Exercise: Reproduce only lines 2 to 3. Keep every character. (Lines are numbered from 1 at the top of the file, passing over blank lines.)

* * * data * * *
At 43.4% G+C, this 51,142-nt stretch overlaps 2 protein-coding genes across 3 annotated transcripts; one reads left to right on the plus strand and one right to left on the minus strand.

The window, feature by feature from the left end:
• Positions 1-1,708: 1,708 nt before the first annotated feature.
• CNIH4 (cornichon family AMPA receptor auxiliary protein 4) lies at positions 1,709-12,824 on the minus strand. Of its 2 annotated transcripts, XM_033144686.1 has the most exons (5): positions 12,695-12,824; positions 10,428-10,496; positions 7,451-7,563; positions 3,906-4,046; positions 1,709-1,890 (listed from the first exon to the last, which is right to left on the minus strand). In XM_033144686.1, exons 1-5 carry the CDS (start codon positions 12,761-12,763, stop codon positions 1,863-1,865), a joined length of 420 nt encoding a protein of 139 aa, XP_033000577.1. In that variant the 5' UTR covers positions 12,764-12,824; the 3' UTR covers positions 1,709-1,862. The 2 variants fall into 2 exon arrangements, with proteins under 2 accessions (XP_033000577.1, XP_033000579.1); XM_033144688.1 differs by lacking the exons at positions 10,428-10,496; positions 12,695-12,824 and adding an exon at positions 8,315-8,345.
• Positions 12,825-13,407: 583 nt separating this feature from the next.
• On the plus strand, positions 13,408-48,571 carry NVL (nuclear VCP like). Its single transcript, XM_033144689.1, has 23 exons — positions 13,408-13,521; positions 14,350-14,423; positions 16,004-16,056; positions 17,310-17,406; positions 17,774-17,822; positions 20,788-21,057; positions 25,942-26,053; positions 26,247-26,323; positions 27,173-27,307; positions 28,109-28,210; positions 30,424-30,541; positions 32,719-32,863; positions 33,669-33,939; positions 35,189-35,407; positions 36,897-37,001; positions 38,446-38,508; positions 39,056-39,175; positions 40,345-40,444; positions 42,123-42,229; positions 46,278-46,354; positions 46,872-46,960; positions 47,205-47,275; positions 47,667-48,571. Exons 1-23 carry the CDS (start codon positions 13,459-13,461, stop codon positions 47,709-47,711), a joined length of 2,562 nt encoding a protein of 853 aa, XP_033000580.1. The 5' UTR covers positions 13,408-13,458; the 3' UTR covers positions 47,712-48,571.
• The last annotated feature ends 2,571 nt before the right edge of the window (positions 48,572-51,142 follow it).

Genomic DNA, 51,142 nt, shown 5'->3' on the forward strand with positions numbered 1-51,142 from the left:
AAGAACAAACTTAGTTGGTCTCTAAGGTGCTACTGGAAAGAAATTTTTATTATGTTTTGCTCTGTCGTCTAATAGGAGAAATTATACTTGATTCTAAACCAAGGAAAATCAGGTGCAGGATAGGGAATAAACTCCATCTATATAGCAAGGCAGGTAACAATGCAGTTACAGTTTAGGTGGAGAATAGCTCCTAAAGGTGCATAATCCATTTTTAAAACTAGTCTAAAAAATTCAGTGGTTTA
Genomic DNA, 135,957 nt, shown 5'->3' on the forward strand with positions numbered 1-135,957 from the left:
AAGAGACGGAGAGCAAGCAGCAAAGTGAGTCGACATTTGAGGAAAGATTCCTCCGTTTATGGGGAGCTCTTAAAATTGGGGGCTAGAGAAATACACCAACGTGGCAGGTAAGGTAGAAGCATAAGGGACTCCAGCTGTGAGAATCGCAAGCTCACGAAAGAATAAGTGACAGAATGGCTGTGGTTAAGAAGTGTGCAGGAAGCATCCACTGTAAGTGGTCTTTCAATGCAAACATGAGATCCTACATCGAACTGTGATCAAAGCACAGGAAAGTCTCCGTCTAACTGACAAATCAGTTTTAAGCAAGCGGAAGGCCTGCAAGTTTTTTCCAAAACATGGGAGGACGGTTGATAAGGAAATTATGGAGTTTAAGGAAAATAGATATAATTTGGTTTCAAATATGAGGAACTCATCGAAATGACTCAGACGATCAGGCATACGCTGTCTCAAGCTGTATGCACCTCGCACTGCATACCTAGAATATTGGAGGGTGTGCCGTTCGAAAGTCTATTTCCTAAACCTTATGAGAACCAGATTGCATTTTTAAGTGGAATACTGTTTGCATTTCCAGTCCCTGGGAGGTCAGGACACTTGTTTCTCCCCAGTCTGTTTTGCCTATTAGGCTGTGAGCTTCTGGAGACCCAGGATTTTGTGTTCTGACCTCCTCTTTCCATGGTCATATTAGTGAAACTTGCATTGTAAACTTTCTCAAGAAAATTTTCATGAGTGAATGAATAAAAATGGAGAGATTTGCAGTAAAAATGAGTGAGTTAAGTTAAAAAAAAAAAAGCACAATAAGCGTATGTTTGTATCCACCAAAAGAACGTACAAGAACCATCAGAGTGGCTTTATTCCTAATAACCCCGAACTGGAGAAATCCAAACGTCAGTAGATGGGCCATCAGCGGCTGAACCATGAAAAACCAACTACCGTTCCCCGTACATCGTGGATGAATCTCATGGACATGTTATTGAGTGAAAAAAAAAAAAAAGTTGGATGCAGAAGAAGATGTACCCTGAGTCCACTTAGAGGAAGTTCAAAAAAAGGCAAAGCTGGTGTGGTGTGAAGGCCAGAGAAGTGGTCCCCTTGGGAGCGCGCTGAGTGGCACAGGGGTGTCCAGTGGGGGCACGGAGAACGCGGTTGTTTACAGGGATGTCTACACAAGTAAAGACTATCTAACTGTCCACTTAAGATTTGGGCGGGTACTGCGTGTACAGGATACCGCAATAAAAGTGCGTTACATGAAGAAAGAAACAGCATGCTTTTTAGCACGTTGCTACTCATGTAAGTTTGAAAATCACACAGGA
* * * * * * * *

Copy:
The window, feature by feature from the left end:
• Positions 1-1,708: 1,708 nt before the first annotated feature.